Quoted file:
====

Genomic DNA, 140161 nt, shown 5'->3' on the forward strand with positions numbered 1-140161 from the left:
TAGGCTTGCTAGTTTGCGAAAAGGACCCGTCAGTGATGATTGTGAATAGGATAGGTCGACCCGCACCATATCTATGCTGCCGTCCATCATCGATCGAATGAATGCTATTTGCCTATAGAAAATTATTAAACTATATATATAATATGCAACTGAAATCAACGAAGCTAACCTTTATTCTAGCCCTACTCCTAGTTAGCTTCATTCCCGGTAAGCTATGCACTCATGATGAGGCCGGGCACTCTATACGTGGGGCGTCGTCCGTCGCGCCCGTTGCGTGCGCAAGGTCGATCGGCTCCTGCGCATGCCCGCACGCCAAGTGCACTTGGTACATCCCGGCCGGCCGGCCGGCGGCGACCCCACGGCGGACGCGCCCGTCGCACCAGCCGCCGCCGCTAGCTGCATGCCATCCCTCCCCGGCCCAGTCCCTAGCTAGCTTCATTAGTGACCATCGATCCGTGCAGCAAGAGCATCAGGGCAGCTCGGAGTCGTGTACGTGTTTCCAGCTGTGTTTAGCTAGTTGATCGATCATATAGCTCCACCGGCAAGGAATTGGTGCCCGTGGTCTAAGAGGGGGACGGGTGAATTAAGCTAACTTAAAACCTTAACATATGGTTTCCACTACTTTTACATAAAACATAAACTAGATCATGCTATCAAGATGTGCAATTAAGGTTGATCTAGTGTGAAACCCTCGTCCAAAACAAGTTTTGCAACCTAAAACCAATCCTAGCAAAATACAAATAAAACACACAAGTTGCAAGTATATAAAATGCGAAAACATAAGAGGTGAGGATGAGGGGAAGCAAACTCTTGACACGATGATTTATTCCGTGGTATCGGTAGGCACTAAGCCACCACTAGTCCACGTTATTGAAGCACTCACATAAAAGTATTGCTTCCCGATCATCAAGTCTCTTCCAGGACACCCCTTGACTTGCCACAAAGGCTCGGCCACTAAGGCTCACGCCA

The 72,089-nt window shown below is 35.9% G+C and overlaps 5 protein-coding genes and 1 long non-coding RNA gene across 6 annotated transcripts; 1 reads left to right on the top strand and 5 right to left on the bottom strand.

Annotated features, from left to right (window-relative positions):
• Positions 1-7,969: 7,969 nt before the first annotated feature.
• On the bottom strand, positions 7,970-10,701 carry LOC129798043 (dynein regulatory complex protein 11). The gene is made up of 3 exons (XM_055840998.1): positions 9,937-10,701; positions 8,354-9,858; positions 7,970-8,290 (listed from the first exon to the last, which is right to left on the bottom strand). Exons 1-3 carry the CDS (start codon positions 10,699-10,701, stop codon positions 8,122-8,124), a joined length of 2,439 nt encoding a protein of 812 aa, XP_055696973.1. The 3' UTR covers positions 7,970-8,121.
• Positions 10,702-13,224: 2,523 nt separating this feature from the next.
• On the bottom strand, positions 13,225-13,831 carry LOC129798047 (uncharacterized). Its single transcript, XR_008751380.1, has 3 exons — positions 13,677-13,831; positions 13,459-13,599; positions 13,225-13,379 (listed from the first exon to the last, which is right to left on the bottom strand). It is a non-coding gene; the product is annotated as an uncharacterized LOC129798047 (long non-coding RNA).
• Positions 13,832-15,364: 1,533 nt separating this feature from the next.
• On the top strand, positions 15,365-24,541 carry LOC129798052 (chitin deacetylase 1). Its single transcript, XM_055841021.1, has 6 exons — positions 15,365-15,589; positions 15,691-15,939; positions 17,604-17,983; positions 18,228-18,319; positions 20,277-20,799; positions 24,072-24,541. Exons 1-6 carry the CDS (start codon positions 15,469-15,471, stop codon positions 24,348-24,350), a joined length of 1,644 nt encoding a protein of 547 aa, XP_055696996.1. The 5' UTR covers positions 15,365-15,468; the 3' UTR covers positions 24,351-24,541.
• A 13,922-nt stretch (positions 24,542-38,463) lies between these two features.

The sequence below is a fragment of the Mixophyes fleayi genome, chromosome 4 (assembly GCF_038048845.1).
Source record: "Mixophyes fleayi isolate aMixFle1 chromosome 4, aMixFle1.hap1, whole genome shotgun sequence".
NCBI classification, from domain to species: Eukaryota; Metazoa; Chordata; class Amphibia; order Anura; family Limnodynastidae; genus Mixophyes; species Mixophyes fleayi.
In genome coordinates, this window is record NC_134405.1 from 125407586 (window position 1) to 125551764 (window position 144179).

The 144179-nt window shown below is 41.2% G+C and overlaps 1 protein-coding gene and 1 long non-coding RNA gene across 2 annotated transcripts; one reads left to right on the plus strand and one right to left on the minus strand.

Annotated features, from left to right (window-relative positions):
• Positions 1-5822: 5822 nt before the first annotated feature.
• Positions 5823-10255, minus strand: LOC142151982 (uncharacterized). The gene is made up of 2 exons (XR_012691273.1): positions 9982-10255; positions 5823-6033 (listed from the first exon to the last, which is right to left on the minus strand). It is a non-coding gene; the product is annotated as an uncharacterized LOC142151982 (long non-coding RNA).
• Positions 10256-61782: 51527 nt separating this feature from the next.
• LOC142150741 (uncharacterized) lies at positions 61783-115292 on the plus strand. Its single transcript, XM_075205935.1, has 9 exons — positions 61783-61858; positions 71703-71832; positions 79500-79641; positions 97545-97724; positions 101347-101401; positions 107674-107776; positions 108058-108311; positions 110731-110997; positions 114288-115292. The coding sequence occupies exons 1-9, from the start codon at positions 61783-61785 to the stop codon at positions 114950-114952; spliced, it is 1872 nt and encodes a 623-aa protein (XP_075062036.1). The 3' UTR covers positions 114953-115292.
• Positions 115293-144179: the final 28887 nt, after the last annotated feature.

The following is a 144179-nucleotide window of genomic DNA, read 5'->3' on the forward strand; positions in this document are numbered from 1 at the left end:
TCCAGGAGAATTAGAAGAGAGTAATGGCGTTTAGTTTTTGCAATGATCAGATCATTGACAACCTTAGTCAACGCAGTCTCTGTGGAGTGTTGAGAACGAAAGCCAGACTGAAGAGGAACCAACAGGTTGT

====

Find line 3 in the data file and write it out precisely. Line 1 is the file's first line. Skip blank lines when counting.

The 72,089-nt window shown below is 35.9% G+C and overlaps 5 protein-coding genes and 1 long non-coding RNA gene across 6 annotated transcripts; 1 reads left to right on the top strand and 5 right to left on the bottom strand.